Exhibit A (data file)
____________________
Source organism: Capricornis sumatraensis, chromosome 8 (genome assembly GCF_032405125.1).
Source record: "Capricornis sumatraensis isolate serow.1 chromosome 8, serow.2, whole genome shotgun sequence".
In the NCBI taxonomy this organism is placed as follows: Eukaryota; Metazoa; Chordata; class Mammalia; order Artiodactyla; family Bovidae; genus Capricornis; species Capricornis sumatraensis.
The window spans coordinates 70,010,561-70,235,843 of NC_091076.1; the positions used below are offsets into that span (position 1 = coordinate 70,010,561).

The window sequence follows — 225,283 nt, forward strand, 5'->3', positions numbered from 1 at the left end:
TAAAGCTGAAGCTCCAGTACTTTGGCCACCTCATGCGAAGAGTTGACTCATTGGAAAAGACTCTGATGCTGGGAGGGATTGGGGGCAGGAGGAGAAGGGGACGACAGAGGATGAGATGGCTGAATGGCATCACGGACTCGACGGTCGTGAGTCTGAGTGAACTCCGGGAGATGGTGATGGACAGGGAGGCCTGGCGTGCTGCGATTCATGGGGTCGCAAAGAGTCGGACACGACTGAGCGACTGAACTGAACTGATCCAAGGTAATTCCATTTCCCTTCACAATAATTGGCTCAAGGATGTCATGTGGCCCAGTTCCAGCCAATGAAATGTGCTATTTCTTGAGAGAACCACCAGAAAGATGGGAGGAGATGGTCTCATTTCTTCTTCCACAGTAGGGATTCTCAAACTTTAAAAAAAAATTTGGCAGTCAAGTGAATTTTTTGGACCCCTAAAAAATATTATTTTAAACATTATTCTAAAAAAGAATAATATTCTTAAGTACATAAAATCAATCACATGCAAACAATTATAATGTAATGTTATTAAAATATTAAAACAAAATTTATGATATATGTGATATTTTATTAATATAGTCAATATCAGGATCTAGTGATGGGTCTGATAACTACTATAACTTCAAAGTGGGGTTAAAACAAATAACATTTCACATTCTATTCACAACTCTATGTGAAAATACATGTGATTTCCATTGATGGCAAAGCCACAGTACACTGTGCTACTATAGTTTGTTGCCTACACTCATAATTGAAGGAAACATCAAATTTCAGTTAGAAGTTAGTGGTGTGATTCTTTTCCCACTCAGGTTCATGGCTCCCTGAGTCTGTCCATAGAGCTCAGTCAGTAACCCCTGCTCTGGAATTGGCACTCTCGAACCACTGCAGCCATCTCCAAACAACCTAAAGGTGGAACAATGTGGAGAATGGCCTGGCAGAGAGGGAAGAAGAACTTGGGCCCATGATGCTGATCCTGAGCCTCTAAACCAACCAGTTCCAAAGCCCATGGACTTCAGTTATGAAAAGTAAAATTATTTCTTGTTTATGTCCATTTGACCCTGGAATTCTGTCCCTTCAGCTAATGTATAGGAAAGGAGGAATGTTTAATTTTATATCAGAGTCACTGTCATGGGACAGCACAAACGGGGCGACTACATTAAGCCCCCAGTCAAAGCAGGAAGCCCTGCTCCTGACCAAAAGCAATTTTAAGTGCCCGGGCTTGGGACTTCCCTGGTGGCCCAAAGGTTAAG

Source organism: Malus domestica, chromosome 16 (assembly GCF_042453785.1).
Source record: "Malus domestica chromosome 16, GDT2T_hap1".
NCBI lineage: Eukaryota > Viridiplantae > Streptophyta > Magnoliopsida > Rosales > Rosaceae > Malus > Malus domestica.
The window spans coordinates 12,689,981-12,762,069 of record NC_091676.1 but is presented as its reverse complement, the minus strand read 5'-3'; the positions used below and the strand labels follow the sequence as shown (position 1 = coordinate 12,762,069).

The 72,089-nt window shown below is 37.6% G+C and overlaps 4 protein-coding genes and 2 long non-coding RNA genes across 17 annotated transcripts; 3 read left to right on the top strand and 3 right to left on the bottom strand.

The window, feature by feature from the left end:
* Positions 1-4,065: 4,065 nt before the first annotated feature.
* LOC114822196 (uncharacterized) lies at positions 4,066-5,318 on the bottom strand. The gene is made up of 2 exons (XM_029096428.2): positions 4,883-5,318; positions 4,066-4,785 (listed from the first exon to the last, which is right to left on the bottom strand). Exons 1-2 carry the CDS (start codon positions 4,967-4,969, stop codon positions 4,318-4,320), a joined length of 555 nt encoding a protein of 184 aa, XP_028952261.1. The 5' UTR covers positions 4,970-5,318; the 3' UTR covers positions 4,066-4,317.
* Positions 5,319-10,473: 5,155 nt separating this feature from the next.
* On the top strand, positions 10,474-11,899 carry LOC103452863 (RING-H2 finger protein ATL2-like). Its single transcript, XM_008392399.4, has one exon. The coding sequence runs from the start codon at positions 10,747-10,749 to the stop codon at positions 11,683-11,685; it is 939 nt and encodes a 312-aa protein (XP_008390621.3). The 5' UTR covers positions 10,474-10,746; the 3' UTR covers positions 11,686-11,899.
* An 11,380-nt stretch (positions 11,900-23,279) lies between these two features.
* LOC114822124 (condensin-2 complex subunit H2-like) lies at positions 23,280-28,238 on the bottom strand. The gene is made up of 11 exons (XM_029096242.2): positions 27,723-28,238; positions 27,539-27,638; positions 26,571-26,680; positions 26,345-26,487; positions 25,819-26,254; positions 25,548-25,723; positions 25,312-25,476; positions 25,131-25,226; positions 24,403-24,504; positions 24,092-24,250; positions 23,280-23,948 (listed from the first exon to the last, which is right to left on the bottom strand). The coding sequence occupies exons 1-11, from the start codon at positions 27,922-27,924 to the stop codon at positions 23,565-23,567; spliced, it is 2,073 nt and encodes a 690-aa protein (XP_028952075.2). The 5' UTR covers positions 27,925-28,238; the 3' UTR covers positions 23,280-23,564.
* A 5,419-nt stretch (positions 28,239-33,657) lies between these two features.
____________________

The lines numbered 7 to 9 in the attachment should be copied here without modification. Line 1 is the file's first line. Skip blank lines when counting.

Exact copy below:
Source organism: Malus domestica, chromosome 16 (assembly GCF_042453785.1).
Source record: "Malus domestica chromosome 16, GDT2T_hap1".
NCBI lineage: Eukaryota > Viridiplantae > Streptophyta > Magnoliopsida > Rosales > Rosaceae > Malus > Malus domestica.